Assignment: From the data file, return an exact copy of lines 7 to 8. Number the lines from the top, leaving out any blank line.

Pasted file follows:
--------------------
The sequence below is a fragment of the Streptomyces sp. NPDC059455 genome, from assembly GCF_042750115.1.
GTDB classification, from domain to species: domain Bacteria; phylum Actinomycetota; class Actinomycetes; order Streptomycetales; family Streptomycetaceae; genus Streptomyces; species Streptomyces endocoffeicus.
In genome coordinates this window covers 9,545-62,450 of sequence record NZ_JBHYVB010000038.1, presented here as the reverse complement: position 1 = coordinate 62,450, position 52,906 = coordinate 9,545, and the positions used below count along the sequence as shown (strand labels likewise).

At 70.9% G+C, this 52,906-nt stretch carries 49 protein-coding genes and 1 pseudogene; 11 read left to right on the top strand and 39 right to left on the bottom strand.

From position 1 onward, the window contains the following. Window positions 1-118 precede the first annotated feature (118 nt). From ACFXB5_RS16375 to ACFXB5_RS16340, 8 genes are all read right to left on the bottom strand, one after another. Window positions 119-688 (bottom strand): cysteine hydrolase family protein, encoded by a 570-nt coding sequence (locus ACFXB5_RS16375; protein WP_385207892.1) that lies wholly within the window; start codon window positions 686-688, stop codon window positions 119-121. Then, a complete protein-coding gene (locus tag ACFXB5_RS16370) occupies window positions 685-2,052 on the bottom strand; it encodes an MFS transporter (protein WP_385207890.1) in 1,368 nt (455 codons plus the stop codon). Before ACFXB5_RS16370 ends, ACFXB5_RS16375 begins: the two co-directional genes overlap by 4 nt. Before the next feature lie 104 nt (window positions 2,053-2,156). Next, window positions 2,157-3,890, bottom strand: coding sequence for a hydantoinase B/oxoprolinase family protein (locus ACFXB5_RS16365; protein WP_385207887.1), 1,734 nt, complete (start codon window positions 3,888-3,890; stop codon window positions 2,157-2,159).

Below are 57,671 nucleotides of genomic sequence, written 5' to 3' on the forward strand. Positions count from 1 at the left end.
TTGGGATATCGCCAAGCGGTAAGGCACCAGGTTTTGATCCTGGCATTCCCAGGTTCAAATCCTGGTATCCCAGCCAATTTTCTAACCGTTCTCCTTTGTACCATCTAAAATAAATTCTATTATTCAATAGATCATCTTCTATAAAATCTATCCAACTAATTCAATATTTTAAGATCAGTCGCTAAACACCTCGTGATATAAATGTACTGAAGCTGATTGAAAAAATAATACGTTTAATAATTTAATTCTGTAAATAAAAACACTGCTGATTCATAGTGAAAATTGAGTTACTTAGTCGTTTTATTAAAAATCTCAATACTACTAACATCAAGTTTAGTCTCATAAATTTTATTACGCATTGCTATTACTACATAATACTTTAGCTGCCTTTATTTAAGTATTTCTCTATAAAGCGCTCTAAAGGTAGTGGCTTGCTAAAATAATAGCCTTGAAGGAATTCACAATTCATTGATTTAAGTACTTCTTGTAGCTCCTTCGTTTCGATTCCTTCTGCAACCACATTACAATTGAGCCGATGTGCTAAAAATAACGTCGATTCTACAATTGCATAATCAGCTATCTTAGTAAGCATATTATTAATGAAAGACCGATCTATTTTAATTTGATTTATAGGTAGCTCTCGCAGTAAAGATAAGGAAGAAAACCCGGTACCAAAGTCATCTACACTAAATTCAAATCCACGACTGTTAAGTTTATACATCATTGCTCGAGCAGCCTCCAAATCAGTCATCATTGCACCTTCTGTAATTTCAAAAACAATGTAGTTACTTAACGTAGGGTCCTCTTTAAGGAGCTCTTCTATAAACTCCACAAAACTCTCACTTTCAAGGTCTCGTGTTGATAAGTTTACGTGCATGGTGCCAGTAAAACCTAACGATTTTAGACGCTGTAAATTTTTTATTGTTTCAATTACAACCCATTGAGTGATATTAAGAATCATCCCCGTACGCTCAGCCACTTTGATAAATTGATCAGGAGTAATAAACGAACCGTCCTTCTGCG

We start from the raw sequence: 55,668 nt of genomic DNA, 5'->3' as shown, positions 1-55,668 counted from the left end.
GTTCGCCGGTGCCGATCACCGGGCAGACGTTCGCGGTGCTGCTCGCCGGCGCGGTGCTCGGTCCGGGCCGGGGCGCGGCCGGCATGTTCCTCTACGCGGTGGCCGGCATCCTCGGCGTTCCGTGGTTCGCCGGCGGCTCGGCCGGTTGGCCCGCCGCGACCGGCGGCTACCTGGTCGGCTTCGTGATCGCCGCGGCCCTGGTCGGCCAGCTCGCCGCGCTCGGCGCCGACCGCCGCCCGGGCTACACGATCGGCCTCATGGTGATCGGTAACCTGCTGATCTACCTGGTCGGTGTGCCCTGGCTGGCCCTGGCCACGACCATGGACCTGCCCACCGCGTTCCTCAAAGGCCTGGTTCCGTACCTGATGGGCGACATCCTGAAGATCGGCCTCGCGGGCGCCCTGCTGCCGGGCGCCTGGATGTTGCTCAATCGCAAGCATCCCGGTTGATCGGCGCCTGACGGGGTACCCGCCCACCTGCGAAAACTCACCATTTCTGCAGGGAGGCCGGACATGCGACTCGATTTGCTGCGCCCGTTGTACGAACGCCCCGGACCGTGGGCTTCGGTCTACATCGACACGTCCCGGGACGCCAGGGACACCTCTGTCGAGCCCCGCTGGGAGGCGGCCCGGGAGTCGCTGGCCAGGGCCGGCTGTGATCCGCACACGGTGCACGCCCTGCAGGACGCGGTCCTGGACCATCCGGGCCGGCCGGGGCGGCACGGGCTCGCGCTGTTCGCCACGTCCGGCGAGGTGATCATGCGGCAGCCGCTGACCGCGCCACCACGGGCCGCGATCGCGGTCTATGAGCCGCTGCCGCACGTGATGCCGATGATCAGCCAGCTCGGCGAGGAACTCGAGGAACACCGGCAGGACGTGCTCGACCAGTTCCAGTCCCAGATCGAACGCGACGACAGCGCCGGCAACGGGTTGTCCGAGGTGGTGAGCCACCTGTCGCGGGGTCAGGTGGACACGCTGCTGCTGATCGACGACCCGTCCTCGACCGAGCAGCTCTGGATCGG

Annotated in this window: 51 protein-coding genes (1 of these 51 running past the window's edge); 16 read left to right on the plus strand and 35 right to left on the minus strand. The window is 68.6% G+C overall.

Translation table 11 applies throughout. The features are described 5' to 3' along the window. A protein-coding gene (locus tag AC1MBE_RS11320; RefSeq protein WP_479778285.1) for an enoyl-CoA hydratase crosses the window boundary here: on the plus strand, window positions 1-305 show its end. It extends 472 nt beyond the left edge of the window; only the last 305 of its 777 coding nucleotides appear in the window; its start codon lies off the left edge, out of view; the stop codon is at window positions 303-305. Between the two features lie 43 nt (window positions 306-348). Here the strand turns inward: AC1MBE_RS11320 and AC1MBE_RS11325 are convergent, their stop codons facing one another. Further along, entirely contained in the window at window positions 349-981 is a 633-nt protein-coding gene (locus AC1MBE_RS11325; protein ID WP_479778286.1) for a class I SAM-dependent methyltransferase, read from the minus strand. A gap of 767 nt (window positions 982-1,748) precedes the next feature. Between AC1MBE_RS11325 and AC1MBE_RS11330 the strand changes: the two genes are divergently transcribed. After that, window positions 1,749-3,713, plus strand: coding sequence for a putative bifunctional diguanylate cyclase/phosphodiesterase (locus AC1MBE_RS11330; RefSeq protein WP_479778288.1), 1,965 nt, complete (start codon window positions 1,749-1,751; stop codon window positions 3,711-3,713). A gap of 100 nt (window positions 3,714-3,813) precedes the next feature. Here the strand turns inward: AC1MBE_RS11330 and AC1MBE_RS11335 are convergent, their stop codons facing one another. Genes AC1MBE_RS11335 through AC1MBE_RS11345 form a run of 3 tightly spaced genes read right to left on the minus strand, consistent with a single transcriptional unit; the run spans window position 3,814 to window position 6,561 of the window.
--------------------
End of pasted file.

TTGGGATATCGCCAAGCGGTAAGGCACCAGGTTTTGATCCTGGCATTCCCAGGTTCAAATCCTGGTATCCCAGCCAATTTTCTAACCGTTCTCCTTTGTACCATCTAAAATAAATTCTATTATTCAATAGATCATCTTCTATAAAATCTATCCAACTAATTCAATATTTTAAGATCAGTCGCTAAACACCTCGTGATATAAATGTACTGAAGCTGATTGAAAAAATAATACGTTTAATAATTTAATTCTGTAAATAAAAACACTGCTGATTCATAGTGAAAATTGAGTTACTTAGTCGTTTTATTAAAAATCTCAATACTACTAACATCAAGTTTAGTCTCATAAATTTTATTACGCATTGCTATTACTACATAATACTTTAGCTGCCTTTATTTAAGTATTTCTCTATAAAGCGCTCTAAAGGTAGTGGCTTGCTAAAATAATAGCCTTGAAGGAATTCACAATTCATTGATTTAAGTACTTCTTGTAGCTCCTTCGTTTCGATTCCTTCTGCAACCACATTACAATTGAGCCGATGTGCTAAAAATAACGTCGATTCTACAATTGCATAATCAGCTATCTTAGTAAGCATATTATTAATGAAAGACCGATCTATTTTAATTTGATTTATAGGTAGCTCTCGCAGTAAAGATAAGGAAGAAAACCCGGTACCAAAGTCATCTACACTAAATTCAAATCCACGACTGTTAAGTTTATACATCATTGCTCGAGCAGCCTCCAAATCAGTCATCATTGCACCTTCTGTAATTTCAAAAACAATGTAGTTACTTAACGTAGGGTCCTCTTTAAGGAGCTCTTCTATAAACTCCACAAAACTCTCACTTTCAAGGTCTCGTGTTGATAAGTTTACGTGCATGGTGCCAGTAAAACCTAACGATTTTAGACGCTGTAAATTTTTTATTGTTTCAATTACAACCCATTGAGTGATATTAAGAATCATCCCCGTACGCTCAGCCACTTTGATAAATTGATCAGGAGTAATAAACGAACCGTCCTTCTGCG

We start from the raw sequence: 55,668 nt of genomic DNA, 5'->3' as shown, positions 1-55,668 counted from the left end.